"Are you out in Dallas as Iran, Yemen The Dallas area technically in Richardson right now I go to school at the University of Texas at Dallas and Richardson, and I met my apartment which is like right next to the school. It's not technically an on campus apartment, but it's like very heavily marketed towards UTD students, right? Yeah. Yeah. What what's I mean? What's going to college allegra now? Are you? Guys are there in person classes like what is even happening? So UCD did a really interesting thing. They made it where the professors could decide whether or not they wanted to do their classes in person or online, and almost all of them opted to do online classes, which makes sense because of like health stuff, and so all of my classes I'm taking our online this semester it's Kinda weird 'cause like. I never realized how much time that will spend inside if I'm not like forced to go outside and I even like being outside. So strange that like I've spent so much time in my room and I'm like I need to be intentional about like getting out and doing things in not larum. Yeah man I mean the the out from screens is very real, right? Yeah. I mean especially for what we do you already spending your free time in front of a screen. Exactly. Yeah, and so getting outside I find that I think. Way Better when I'm outside just walking around, it's also a chance to kind of unplug because like it's less of like an is drained thing for me than it is just like being constantly connected and feeling like I'm always like my attention being drawn to something when I'm inside with my phone with my computer and stuff, it's like I could be doing anything like even when I'm working on music I could be working on music I get a notification open it up I'm texting friends since I'm already on my phone I'm, GonNa check twitter. All my time has gone. It's gotta be such a weird experience. What Year in school are you? A senior kind of Weird L. explain a little bit behind that. So this is my Fourth Year Utd, but my first semester of this year and I'll be done after the semester. Was I was ahead of my degree plan because I had taken like AP classes in high school and was kind of a head, and so I was like I'm GonNa fill in an also got a pretty good scholarship and so I wanted to make full use of that As far as getting the whole four years worth to add a psychology minor to my degree plan as I did that last year and was taking a computer science, major psychology, minor classes, and then this semester I signed up for fifteen hours of classes and I just saw the workload as soon as the first week of school started like this is not going to be fun if I have a music career that I have to keep up as well as. and. So I was like Kinda Weird, I was talking to my girlfriend about it for a while I was like, I, have no idea what I'm going to do because like I wanted to take on the challenge of having that much work legs I would like for me to push myself learn how to balance things, which is a skill that I feel like I need to grow in weren't to have later in life but I was like this just doesn't seem right I knew. I felt like if I continued what I was going to be doing that semester with how many classes I was taking I just didn't feel passionate about lot of it. Like I chose psychology minor because it was interesting to me, it's something I like to look up in my free time but I had to sit back and be like do I really want to spend thirty hours a week on this? I. I was just talking to a friend about how sometimes you know we all we all have our interests and like when I I'll give you an example when I was in high school I did a ton of theater like I just tons and tons of theater and so when I went to college, I just sort of assumed I was like I like doing theater. Of course, I'll keep doing it in college and you know maybe this'll be a thing for me because I I was always pretty good at it in high school and it was always fun and then I got there and I saw the people who are really serious about theater. Really. We're going to go on to be the pros and you know immediately it's like, Oh, well, obviously, this is not for me. I had that kind of realization when I was an insurer neuroscience class hours. Yeah. First Week and I was like, yeah. I like learning about the brain neurotransmitters and things like dopamine and how they affect award system and that kind of thing but I don't want to memorize all these terms. So. I dropped my psychology minor after the first week and at the time of that worked out perfectly. The deadline to add new classes to my schedule was the Monday of the week after and I'd like just talked about this with my girlfriend and I went back home to my parents house. That's not too far from you like twenty five minutes away. I'M GONNA get my mom's opinion on this before I dislike drop it just to see what she thinks. She was like yeah. If it's something you don't feel passionate about go for it. Cool and then as I was doing that process I realized that I only had just a couple CS classes left in May like major and so I was like if i. Pull this off but I do is take all the psychology stuff off of my. Semester semester because they don't have to fill that space up anymore, I could just graduate after this one as I like, put all the classes that I needed into this semester and then had to like catch up on the first week of stuff but that's not usually that bad. But now on track to graduate after this semester. Man Yeah.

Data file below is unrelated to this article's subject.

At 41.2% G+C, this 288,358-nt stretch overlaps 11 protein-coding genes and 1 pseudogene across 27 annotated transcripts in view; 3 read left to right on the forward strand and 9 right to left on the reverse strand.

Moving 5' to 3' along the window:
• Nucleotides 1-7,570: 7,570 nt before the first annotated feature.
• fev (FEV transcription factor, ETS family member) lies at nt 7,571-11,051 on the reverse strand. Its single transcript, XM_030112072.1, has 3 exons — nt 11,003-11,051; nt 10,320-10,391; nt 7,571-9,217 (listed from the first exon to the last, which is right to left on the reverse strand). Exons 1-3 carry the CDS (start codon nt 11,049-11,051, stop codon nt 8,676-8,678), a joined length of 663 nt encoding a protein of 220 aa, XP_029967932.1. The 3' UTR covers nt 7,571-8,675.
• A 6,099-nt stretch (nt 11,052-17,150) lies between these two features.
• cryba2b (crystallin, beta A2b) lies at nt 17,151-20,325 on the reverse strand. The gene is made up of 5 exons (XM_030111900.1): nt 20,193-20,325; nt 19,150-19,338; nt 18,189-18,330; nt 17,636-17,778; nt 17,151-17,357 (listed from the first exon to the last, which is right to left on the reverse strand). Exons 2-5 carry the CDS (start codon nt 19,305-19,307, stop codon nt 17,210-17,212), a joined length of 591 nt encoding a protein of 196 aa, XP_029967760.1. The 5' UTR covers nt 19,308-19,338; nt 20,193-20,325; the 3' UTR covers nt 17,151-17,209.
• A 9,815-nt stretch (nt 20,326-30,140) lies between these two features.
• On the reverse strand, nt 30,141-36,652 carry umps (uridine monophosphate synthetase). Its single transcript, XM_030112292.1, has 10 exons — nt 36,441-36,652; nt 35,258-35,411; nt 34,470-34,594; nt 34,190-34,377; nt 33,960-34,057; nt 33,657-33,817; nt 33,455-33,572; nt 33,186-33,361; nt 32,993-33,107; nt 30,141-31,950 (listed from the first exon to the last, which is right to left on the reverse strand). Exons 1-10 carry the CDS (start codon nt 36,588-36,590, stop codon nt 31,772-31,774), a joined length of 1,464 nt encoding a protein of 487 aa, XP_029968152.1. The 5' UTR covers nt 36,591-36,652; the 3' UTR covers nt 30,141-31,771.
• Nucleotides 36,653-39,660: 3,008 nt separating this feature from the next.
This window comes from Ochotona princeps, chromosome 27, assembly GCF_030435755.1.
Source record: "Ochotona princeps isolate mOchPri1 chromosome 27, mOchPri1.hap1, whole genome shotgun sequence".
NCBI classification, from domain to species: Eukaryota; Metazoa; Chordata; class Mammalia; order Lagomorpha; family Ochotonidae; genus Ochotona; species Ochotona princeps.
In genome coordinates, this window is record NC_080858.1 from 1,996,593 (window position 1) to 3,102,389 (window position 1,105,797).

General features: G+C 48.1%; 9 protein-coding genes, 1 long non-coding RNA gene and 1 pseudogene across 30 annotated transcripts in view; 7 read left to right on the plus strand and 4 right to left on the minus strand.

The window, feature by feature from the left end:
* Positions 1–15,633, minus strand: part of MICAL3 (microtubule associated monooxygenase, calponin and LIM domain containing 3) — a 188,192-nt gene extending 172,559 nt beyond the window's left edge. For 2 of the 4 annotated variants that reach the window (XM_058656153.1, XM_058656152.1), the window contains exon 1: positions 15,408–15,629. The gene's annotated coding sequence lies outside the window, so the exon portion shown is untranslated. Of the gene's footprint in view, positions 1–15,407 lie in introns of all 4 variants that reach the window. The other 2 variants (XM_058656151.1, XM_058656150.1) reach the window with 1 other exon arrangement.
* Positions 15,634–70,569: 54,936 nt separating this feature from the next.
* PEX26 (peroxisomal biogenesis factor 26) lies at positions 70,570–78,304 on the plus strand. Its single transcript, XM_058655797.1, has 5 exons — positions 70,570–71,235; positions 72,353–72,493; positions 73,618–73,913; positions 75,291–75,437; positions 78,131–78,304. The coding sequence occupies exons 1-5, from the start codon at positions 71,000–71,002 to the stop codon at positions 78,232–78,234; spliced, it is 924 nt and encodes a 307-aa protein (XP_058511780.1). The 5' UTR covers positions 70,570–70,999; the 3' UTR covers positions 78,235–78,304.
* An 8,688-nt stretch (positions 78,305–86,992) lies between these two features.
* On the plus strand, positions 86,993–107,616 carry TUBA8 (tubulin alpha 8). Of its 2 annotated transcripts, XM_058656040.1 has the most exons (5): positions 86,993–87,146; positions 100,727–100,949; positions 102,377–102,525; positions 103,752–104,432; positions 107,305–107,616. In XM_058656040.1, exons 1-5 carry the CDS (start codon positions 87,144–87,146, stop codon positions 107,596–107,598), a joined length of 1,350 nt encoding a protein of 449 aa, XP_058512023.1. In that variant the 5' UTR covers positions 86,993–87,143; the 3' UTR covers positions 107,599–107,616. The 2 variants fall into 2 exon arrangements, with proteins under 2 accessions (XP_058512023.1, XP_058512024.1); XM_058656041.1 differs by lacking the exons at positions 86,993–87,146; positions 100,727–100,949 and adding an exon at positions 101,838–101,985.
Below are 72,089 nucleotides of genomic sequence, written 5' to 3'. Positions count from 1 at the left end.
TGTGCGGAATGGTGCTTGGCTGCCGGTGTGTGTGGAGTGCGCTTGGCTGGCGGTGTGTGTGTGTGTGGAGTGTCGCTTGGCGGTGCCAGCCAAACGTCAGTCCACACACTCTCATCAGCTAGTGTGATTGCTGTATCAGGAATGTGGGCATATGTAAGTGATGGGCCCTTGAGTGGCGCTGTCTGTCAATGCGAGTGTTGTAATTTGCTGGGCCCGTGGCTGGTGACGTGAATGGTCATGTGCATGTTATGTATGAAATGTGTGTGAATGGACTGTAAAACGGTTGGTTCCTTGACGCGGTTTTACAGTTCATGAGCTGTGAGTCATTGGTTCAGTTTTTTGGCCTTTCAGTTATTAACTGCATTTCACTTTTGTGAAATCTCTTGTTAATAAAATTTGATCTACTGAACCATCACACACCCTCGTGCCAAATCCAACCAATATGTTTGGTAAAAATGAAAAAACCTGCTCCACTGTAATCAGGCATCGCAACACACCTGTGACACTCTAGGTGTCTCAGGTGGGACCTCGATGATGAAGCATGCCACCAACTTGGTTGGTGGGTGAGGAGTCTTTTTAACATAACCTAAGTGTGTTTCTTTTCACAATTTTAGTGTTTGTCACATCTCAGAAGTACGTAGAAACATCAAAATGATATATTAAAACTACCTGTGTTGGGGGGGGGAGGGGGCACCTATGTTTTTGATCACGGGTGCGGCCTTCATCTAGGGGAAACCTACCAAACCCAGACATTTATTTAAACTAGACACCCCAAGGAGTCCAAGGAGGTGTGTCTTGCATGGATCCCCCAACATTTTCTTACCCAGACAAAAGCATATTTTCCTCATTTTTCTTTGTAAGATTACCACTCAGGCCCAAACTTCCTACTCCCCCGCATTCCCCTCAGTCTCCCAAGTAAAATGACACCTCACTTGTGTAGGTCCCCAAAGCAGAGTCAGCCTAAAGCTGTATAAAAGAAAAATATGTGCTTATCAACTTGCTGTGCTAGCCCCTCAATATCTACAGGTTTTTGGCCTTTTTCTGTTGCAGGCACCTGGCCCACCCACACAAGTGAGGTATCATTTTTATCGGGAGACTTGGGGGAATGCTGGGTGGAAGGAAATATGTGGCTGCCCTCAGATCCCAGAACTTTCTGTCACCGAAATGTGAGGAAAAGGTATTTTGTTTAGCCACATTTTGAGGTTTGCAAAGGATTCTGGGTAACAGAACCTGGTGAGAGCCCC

Dallas UTD Richardson Twitter University Of Texas UCD Dopamine Iran Yemen